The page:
Studia Logica

, Volume 101, Issue 3, pp 601–617

Yablo’s Paradox in Second-Order Languages: Consistency and Unsatisfiability


DOI: 10.1007/s11225-012-9399-6

Cite this article as:
Picollo, L.M. Stud Logica (2013) 101: 601. doi:10.1007/s11225-012-9399-6


Stephen Yablo [23,24] introduces a new informal paradox, constituted by an infinite list of semi-formalized sentences. It has been shown that, formalized in a first-order language, Yablo’s piece of reasoning is invalid, for it is impossible to derive falsum from the sequence, due mainly to the Compactness Theorem. This result casts doubts on the paradoxical character of the list of sentences. After identifying two usual senses in which an expression or set of expressions is said to be paradoxical, since second-order languages are not compact, I study the paradoxicality of Yablo’s list within these languages. While non-paradoxical in the first sense, the second-order version of the list is a paradox in our second sense. I conclude that this suffices for regarding Yablo’s original list as paradoxical and his informal argument as valid.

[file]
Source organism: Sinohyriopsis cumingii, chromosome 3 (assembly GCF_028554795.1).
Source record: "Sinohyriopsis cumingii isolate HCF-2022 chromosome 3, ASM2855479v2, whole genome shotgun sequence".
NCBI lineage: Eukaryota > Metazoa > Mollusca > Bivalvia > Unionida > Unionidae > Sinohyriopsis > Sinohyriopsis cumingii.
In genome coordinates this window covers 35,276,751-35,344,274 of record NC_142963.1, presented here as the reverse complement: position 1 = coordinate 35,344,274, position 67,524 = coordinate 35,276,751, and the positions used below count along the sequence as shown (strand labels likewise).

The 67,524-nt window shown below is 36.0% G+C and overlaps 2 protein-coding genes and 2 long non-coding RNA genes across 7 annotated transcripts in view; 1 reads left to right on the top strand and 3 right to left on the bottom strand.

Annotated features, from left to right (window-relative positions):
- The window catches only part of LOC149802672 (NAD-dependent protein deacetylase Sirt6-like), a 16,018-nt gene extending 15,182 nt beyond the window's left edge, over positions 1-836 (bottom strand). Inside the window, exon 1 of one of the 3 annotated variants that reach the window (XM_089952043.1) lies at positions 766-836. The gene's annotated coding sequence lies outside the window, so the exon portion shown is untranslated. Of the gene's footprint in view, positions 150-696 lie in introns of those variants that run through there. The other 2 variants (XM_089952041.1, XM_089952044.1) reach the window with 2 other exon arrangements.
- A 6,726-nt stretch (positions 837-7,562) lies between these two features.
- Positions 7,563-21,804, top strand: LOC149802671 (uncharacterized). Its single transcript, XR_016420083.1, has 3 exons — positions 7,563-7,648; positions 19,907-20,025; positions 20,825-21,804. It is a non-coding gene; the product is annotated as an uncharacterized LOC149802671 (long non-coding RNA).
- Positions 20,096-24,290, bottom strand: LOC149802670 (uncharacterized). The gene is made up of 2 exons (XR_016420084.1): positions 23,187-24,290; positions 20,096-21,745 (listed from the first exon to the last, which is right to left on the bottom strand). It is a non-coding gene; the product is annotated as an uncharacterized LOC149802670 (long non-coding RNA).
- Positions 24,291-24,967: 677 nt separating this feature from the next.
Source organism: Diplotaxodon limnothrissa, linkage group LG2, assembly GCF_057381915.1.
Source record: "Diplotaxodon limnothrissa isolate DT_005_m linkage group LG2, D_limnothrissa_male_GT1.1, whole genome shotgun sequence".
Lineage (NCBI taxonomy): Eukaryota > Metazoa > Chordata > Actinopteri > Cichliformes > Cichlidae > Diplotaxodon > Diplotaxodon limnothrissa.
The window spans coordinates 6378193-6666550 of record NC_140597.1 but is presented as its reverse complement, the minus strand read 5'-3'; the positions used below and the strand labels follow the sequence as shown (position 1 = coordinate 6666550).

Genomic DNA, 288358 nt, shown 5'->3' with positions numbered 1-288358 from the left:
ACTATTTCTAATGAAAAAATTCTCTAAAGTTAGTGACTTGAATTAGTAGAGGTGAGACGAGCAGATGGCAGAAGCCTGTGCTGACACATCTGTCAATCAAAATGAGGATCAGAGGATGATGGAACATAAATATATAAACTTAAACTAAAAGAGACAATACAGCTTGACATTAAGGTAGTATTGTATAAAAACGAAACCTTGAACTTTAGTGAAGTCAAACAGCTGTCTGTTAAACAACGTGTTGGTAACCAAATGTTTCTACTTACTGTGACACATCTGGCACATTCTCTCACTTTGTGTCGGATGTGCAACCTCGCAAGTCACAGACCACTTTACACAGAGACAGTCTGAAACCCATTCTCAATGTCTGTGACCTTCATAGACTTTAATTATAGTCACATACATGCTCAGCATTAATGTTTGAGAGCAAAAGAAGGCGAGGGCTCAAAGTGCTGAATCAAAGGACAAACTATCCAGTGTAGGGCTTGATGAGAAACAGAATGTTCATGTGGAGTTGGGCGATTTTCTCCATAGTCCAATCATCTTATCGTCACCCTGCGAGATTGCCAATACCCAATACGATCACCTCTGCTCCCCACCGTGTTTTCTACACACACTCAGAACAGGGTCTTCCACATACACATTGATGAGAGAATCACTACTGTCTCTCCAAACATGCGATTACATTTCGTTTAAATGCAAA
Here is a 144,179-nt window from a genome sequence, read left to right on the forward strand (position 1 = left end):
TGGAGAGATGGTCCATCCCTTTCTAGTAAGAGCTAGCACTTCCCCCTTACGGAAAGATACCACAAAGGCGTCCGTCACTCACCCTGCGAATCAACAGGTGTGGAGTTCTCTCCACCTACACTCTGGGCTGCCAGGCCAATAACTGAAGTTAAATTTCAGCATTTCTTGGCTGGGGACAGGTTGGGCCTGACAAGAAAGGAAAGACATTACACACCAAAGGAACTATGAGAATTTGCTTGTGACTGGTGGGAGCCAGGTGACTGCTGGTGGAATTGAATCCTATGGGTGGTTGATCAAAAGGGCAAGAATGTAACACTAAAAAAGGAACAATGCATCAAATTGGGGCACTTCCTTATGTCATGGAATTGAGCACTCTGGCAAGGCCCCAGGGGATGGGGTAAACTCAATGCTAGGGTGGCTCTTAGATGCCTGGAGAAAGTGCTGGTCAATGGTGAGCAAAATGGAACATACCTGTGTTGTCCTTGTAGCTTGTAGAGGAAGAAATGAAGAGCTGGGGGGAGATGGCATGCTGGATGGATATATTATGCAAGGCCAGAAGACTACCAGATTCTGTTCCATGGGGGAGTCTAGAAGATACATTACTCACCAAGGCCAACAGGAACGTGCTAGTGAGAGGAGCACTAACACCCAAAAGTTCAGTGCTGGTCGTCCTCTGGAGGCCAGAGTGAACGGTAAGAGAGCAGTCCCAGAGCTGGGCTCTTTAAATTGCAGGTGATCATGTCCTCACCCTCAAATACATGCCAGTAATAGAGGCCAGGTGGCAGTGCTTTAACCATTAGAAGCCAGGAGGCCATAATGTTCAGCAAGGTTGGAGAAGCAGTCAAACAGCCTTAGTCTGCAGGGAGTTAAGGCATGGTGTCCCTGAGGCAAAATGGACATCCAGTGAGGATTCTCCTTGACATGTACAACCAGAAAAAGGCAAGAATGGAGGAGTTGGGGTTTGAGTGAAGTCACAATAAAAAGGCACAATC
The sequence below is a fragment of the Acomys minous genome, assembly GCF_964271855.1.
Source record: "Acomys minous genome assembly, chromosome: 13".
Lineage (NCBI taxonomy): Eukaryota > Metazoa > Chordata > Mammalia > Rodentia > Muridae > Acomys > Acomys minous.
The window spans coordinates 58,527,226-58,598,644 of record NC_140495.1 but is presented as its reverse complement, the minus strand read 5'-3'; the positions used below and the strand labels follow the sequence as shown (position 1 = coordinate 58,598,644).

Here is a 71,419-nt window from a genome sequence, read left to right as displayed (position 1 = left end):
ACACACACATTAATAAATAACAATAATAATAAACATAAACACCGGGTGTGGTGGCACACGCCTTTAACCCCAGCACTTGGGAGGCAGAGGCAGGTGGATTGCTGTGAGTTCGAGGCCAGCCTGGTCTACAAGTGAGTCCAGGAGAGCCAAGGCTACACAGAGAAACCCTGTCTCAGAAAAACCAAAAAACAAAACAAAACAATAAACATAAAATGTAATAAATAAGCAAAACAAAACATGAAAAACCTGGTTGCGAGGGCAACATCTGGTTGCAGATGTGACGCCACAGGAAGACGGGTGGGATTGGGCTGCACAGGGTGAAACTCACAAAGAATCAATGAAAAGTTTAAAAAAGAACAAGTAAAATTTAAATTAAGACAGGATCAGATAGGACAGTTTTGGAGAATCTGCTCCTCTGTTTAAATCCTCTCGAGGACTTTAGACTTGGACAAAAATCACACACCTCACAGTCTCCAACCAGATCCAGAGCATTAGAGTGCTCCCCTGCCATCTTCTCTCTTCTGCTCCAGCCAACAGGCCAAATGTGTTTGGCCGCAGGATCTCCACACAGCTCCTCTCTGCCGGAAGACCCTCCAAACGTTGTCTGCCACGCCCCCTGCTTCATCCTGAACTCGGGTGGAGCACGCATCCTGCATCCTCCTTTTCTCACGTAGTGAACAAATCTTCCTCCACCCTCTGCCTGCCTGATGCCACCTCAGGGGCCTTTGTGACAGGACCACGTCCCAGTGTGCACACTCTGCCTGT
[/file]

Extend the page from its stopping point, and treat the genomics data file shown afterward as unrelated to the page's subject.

ParadoxicalityConsistencyΩ-InconsistencySecond-order languagesUnsatisfiabilityFiniteness

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© Springer Science+Business Media B.V. 2012

Authors and Affiliations

  1. 1.Department of PhilosophyUniversity of Buenos AiresBuenos AiresArgentina